What the media don’t talk about is that flying is incredibly safe. 2 million people a day fly in the U.S. That’s more than 700 million people a year. In the last 9 years, there have been:

  • More than 300,000 deaths in car crashes.
  • More than 130,000 people murdered.
  • Exactly zero fatalities from aviation terrorism in the U.S.  6.6 billion passengers and zero fatalities.

Everything we do in life has a risk to it. Taking a shower, walking down the street, going to the mall.

I travel between 50,000 and 100,000 miles a year most years. I also travel on larger planes and to and from foreign countries. My risk of dying in a terrorism-related plane crash is much greater than that of the average American. (16% of Americans have never flown; another 37% fly less than once a year.) But I’m not worried because I know the risk is so unbelievably tiny it’s not worth worrying about. The TSA’s new procedures don’t reduce that already insignificant risk.

The Cinnabon at the airport food court is a bigger threat to your health and well being than a terrorist is. And, by the way, what the TSA doesn’t want you to know is that the guy working behind the counter at the Cinnabon didn’t have to go through security.

February 4, 2010

Chart of the day: journalistic innumeracy illustrated

Filed under: journalism, media, newspapers — Rakesh Agrawal @ 3:38 am

This Bloomberg graphic and its interpretation in the accompanying story is full of errors.

What would readers conclude after looking at the graph above?

  1. Best Buy sales have gone up at least 10 fold in the last 2 years. (Recession, what recession?)
  2. Best Buy’s monthly sales at the end of 2009 were roughly $22 million, at the peak of holiday season.
  3. Newegg is the #2 electronics retailer, after Best Buy. Amazon,, Walmart and Target aren’t players in electronics.

That’s what the graph says, but all of those conclusions are wrong.

In reality, Best Buy did $8.5 billion in revenue in December. In fiscal year 2009, Best Buy did $45 billion in revenue. $22 million in revenue is a rounding error.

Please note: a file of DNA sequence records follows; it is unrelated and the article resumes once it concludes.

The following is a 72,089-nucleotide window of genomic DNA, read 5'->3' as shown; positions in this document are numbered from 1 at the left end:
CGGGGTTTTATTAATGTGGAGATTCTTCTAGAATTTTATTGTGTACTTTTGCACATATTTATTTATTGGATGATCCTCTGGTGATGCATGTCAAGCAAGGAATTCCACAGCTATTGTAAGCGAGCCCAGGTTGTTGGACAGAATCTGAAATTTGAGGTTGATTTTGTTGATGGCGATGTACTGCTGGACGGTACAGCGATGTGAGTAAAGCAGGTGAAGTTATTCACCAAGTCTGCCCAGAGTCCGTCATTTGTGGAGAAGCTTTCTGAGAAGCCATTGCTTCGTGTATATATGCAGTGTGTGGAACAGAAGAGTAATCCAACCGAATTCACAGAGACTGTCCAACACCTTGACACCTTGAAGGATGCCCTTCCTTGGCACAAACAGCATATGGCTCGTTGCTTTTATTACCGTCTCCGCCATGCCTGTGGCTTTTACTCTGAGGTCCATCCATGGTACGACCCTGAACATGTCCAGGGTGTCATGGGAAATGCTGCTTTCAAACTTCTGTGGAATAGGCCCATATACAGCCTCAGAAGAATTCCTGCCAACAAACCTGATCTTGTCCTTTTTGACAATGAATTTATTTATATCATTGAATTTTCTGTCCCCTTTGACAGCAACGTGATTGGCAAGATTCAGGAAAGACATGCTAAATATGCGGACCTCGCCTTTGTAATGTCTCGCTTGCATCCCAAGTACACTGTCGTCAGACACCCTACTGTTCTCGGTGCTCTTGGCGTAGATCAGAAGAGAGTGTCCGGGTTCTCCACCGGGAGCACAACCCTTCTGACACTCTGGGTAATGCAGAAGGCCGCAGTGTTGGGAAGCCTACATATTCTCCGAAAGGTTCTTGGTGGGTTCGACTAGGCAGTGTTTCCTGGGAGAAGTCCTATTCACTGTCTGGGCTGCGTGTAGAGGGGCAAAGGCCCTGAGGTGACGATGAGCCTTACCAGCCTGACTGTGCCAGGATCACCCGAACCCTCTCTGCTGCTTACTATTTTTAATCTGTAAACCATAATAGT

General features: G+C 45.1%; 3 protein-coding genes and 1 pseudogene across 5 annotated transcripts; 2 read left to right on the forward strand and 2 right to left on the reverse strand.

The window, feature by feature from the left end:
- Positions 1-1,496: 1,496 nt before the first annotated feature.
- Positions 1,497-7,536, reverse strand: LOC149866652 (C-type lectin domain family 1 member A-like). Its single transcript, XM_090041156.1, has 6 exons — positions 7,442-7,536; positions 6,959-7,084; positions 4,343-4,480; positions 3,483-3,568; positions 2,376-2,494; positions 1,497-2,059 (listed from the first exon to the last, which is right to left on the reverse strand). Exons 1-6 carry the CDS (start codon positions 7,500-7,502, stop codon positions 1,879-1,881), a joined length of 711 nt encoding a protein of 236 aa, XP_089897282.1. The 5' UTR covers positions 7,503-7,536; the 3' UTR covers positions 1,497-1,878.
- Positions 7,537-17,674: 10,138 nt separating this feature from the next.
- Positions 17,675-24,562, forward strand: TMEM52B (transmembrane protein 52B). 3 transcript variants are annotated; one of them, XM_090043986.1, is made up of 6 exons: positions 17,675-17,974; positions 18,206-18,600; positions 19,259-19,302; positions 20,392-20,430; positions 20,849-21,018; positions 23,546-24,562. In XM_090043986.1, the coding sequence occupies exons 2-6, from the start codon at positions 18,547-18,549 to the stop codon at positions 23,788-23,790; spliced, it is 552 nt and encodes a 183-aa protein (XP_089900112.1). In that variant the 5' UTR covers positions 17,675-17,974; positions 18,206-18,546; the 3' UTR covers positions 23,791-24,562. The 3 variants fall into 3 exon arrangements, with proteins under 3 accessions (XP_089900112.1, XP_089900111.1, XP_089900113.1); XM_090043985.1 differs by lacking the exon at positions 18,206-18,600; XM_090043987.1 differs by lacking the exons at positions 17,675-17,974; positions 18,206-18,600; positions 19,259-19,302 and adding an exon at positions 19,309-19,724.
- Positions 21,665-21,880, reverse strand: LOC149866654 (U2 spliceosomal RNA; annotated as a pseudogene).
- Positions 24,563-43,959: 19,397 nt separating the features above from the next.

What the graph really shows is how useless these data are for analyzing consumer spending by category.

The reporter apparently didn’t understand the methodology behind Mint’s data. Mint allows consumers to track their credit and debit transactions. Consumers enter their account information and mint pulls transaction data from their banks and presents it online. Here’s how that methodology leads to the above erroneous conclusions:

  1. The enormous growth in the graph likely represents the growth in’s user base. Mint launched in September 2007 and has grown to 1.8 million users. (Mint was recently acquired by personal-finance software maker Intuit for $170 million.) Best Buy’s comparable store sales were down for fiscal year 2009 and up marginally for fiscal 2008.
  2. Only transactions by Mint’s users are included in this number, accounting for the multibillion-dollar difference. Even then, those numbers may not be complete as not all users import all accounts.
  3. Newegg is the #2 dedicated electronics player as classified by Mint. Because Mint collects transaction level data, not item level data, it doesn’t know what to do with purchases from diversified retailers like Amazon, and Walmart. (Amazon wouldn’t even show up as a leading bookseller; on my Mint account, it shows up as “Shopping”.) By Best Buy’s own definitions, consumer electronics only account for 36% of its revenue.

There’s also zero justification in the Mint data to support the chart’s caption that Best Buy generated these huge returns by “offering discounts on laptops and flat-panel televisions.”

These kind of errors are rampant in our business news because many reporters don’t understand numbers or methodology. When I was in school at the Medill School of Journalism, most classmates took the minimal math and economics classes they could and still get a journalism degree.

One of the most frequent numerical mistakes by journalists is confusing percent increases with percentage point increases. If your credit card’s interest rate goes from 10% to 15%, it’s a 5 percentage point increase, but a 50% increase.

This journalistic innumeracy hurts us all. We can’t make informed decisions about what government is doing if people don’t understand the numbers. Even basics get confused: journalists frequently confuse millions with billions (via Paul Kedrosky).

Journalists are at least partly to blame for the dot com bubble and the housing crash. Not understanding the economics, they repeated the lines of “experts,” such as investment bank analysts and real estate agents — most of whom had clear incentives to keep pumping air into the bubbles. I read many stories about how exotic mortgages were making housing more affordable. What was actually happening was that the easy availability of credit and flood of otherwise unqualified buyers in the marketplace drove up price. Basic supply and demand.

Unfortunately this problem is only going to get worse. Many of the sharpest minds I know from the journalism business have left to go on to other careers for many reasons — the difference in pay (often 2x or more), instability and constant layoffs and backward thinking management.

Additional analysis of the data also takes time, which is becoming harder to come by as newsrooms across the nation shrink. The pressure to do more “quick hits” like charts of the day will lead to more sloppiness and misinformation.

More on: journalism, newspapers